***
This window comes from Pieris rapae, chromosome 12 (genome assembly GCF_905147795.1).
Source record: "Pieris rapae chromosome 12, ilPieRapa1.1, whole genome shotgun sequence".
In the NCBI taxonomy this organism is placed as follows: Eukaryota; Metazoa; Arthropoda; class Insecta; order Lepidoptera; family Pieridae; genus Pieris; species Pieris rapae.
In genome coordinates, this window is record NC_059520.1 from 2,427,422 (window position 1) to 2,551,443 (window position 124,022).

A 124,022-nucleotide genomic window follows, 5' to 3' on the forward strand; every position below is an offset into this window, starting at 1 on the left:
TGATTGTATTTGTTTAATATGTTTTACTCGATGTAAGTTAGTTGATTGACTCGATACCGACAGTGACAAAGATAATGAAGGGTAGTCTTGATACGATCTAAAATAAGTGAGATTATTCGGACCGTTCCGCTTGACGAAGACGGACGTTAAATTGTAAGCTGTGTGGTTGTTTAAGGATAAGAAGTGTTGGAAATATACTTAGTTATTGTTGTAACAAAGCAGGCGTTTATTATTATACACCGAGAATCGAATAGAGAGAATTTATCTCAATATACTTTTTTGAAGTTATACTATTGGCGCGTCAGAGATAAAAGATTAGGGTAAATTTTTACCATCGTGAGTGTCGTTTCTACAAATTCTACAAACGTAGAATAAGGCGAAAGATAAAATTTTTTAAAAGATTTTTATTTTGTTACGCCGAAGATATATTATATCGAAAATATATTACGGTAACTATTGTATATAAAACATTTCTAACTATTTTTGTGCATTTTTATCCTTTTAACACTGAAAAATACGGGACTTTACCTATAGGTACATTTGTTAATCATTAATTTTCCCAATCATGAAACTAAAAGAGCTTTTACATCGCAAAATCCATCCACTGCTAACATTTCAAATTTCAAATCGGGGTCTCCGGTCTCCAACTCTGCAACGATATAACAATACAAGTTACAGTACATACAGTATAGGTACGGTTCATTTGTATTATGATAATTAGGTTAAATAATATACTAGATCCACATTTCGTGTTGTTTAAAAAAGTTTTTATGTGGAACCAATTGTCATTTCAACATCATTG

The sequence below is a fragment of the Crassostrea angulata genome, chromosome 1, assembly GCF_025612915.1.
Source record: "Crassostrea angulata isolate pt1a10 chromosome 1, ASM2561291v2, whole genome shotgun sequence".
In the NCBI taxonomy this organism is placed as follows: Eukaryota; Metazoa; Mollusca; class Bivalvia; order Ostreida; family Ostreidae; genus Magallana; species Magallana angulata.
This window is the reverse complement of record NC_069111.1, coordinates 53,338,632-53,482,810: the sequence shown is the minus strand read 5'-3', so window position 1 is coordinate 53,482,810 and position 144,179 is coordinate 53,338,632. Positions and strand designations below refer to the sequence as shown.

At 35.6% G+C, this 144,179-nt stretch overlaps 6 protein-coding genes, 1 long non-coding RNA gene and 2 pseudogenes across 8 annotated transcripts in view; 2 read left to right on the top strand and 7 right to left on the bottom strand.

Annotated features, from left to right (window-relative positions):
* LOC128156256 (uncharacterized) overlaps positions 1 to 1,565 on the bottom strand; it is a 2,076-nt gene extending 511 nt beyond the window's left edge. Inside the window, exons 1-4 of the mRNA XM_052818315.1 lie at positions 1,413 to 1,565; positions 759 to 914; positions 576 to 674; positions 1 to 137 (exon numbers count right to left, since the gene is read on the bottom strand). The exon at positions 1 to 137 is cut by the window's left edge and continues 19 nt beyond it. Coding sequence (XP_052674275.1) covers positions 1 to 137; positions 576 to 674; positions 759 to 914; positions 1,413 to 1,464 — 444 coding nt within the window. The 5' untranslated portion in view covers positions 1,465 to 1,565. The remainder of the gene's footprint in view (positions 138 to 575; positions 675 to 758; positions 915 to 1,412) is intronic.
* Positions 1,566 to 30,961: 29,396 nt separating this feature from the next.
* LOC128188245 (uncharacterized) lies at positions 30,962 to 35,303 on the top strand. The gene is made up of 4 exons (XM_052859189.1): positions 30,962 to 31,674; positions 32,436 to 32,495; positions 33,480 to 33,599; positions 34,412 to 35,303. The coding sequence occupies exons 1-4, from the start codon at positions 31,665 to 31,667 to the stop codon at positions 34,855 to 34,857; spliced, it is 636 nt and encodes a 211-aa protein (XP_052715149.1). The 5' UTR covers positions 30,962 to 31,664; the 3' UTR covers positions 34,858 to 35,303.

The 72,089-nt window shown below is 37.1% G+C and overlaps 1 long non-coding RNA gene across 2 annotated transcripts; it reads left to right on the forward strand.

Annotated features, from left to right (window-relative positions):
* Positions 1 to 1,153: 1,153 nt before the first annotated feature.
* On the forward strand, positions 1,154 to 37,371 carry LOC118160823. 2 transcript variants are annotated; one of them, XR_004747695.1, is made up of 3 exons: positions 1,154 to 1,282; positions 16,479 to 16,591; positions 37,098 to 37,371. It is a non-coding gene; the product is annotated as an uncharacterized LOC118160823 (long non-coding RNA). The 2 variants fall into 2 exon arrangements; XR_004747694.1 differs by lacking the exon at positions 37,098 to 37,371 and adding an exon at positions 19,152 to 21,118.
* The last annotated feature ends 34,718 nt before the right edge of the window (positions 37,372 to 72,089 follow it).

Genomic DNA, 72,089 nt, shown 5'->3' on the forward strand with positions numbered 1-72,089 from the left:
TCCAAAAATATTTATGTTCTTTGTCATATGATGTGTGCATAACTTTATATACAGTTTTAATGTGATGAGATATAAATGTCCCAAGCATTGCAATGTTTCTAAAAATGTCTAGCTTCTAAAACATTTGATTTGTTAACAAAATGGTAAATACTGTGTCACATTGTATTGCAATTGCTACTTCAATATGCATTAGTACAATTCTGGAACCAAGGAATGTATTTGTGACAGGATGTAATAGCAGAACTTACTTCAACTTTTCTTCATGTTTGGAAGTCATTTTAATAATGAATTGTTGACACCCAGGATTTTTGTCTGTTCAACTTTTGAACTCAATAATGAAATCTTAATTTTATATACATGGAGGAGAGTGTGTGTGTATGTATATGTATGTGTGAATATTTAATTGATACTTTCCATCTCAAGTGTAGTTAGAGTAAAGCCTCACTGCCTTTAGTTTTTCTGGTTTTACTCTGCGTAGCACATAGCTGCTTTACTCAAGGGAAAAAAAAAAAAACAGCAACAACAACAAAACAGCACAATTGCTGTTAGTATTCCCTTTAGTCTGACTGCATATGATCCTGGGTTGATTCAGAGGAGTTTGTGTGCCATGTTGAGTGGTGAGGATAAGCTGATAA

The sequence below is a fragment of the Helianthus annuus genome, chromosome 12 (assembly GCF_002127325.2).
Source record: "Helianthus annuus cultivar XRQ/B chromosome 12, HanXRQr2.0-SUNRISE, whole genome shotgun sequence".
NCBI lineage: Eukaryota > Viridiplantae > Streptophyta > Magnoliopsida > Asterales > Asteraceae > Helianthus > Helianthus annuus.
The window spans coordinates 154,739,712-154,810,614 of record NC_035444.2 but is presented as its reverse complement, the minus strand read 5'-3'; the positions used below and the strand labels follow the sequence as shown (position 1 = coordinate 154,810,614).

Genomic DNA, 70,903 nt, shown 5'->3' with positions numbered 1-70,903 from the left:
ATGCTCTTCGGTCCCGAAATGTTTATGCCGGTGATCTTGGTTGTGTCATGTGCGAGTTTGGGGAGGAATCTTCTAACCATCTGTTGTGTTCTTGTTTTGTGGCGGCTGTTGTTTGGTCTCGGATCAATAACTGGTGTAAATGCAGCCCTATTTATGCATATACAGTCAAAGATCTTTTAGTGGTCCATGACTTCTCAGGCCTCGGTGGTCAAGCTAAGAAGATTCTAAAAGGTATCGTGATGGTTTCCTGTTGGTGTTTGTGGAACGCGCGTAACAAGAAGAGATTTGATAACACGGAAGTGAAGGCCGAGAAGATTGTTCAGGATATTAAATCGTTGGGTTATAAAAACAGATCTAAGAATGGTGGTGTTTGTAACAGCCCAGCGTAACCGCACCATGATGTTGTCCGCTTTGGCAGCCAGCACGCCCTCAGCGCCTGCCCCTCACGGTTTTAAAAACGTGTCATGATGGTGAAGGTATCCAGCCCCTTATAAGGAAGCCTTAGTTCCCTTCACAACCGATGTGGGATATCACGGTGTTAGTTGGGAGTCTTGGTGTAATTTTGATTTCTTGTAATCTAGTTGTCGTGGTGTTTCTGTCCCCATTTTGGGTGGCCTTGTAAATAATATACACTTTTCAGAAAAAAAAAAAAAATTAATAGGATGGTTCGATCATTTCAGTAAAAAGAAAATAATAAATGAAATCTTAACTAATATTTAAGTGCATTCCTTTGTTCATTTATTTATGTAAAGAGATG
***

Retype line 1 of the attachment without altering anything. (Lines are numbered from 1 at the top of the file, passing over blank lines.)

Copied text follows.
This window comes from Pieris rapae, chromosome 12 (genome assembly GCF_905147795.1).